The state’s fertile soil made it a leading producer of wheat. By the late 1800s, it was one of the top wheat-producing states in the U.S. This agriculture boom led to the development of related industries like flour milling. Minneapolis became a global leader in flour milling with companies like Pillsbury and General Mills utilizing the Mississippi River for their operations. Today, food processing remains a key segment of Minnesota’s economy, anchored by giants like General Mills, Hormel Foods, and Cargill.
Minnesota’s northern region borders Canada and showcases the rugged Boundary Waters, while the mighty Mississippi River originates in the state’s Itasca State Park. Known as the “Land of 10,000 Lakes,” this nickname is no exaggeration. The state has over 11,000 lakes that are larger than 10 acres in size.
Hockey is exceptionally popular in Minnesota and is often considered part of the state’s identity, earning it another nickname: “The State of Hockey.” The long, cold winters create ideal conditions for ice hockey, both indoor and outdoor. Frozen lakes and ponds are natural venues for skating and hockey, making the sport accessible from a young age. The state boasts one of the highest rates of youth hockey participation in the US. Many children start playing at a young age, and the sport is a staple in community and school activities.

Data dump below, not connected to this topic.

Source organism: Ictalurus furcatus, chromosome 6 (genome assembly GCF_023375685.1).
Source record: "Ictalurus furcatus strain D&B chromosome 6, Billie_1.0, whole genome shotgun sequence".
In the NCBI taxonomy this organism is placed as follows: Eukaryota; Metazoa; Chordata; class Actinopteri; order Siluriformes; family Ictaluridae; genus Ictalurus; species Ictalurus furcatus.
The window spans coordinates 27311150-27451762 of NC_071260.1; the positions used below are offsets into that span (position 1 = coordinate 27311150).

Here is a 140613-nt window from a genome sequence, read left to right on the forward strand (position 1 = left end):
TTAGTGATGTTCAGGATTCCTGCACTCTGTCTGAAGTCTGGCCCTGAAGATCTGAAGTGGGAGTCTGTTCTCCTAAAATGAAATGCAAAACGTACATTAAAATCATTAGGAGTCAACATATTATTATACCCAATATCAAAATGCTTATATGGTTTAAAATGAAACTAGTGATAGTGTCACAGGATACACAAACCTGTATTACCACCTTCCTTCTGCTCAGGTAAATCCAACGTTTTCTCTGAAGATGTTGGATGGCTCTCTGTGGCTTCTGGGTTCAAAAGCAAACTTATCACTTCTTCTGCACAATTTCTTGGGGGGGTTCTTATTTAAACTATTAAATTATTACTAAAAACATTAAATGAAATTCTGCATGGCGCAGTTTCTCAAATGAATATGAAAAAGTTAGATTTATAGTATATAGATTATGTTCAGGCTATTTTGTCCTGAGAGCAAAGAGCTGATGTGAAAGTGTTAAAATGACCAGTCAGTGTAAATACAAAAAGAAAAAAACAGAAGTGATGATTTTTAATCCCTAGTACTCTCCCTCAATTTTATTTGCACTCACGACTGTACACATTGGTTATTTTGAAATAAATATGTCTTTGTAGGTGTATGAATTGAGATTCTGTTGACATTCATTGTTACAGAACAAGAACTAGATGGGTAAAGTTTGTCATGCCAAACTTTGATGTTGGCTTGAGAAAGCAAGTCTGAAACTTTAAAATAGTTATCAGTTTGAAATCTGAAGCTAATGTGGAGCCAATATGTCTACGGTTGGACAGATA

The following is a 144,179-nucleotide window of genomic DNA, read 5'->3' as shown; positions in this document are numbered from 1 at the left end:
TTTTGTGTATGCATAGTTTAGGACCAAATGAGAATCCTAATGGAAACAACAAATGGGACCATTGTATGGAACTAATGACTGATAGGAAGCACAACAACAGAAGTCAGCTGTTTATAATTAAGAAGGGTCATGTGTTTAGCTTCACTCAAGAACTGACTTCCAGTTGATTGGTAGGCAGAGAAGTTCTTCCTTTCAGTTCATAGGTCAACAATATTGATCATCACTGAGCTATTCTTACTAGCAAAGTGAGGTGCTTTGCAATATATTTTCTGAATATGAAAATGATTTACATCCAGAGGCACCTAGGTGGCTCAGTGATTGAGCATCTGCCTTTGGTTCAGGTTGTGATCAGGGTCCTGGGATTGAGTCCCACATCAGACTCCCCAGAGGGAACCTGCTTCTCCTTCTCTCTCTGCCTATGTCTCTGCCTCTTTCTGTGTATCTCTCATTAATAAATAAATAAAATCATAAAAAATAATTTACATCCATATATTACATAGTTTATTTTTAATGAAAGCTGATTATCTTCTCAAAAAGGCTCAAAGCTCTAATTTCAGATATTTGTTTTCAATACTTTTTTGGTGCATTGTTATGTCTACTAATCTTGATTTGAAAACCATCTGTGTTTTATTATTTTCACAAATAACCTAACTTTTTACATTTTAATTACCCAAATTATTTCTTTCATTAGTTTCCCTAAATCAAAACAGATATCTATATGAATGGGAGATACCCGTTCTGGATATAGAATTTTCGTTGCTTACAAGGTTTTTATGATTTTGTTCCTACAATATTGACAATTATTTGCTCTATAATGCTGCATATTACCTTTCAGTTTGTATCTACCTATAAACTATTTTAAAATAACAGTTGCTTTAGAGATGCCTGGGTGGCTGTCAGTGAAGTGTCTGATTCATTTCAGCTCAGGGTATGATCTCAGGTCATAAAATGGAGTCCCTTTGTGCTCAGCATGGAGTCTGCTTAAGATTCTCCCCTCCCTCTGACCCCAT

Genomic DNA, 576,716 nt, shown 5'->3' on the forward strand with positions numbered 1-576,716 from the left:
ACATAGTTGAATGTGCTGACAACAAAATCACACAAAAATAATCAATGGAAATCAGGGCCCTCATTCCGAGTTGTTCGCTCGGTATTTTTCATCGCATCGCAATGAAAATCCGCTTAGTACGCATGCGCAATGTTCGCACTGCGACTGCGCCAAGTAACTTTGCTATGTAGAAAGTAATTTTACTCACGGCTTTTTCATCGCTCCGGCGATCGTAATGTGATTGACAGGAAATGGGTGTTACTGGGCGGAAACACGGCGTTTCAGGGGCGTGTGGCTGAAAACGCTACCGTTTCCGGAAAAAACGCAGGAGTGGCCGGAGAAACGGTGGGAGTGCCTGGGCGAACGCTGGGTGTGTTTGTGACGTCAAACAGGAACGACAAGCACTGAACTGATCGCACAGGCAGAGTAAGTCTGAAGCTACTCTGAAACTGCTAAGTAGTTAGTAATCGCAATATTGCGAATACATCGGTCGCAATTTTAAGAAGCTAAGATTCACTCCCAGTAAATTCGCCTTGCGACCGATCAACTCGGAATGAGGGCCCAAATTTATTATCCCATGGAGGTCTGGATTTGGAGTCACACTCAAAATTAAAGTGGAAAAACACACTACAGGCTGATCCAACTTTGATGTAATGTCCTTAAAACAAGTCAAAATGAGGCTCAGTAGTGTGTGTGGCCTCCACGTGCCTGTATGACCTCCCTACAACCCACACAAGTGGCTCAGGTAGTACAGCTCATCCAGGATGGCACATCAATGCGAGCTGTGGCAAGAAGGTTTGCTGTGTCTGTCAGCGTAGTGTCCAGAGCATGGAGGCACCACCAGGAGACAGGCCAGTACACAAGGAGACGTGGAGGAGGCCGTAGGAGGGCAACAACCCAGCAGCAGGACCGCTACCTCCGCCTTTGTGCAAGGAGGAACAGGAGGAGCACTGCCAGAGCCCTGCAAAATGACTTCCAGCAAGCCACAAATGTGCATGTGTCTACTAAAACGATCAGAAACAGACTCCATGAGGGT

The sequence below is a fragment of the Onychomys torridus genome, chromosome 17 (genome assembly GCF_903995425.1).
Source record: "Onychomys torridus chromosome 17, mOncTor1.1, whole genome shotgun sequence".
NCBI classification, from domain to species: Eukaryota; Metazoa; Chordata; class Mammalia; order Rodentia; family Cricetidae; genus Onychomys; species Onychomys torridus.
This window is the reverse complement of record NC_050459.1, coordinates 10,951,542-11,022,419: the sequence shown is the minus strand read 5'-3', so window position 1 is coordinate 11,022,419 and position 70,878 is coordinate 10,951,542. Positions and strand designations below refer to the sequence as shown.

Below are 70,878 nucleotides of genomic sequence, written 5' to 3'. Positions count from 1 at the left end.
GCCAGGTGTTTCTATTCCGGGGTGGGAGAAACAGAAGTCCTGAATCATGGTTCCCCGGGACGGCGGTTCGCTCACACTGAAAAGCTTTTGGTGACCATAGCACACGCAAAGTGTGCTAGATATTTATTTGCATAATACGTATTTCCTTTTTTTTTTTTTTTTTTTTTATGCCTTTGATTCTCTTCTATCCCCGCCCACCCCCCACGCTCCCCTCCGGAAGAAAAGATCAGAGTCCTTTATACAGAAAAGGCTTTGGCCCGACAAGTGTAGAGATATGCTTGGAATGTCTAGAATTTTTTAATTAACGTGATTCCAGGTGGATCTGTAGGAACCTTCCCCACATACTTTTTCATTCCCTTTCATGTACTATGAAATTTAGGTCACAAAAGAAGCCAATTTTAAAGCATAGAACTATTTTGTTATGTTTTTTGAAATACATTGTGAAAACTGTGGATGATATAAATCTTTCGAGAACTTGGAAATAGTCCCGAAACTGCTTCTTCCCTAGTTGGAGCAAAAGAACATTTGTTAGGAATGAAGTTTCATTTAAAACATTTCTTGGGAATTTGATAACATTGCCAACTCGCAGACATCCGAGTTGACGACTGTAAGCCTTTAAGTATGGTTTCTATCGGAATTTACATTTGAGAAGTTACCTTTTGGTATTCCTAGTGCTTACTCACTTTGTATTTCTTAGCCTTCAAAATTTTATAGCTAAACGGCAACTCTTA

Separated by the Mississippi River, Minnesota’s Twin Cities of Minneapolis and St. Paul are closely intertwined but still maintain their distinct identities. Minneapolis, the larger of the two, is known for its modern skyline and vibrant arts scene. St. Paul, the state capital, has a more historic and traditional character, with well-preserved neighborhoods and a focus on government and educational institutions. Other major cities include Duluth, Rochester, Bloomington, and Mankato.
Situated on Lake Superior’s shores, Duluth is a major port city known for its maritime heritage. The city offers stunning lake views and landmarks like the Aerial Lift Bridge. Home to the world-renowned Mayo Clinic, Rochester is a hub for healthcare and medical research. Best known for housing the Mall of America, the largest shopping mall in the U.S., Bloomington is a suburban city with a strong retail and hospitality industry. Located in the southern part of the state, Mankato is a vibrant college town that is home to Minnesota State University.
Books Set in Minnesota
History of Wisconsin
The history of Wisconsin begins with the Native American tribes, like the Menominee, Ojibwe, and Ho-Chunk, who lived off this land for centuries. The arrival of French explorers ushered in an era of fur trading. By the early 19th century, lead mining attracted settlers to the region and paved the way for Wisconsin to become the 30th state in 1848. The lead miners often lived in temporary, makeshift homes as they moved around in search of rich lead deposits. These homes, dug into the hillsides or constructed hastily, resembled the burrows of badgers. The miners themselves were also compared to badgers, digging through the earth for lead ore. This association led to Wisconsin being nicknamed the “Badger State,” a name that has endured to this day.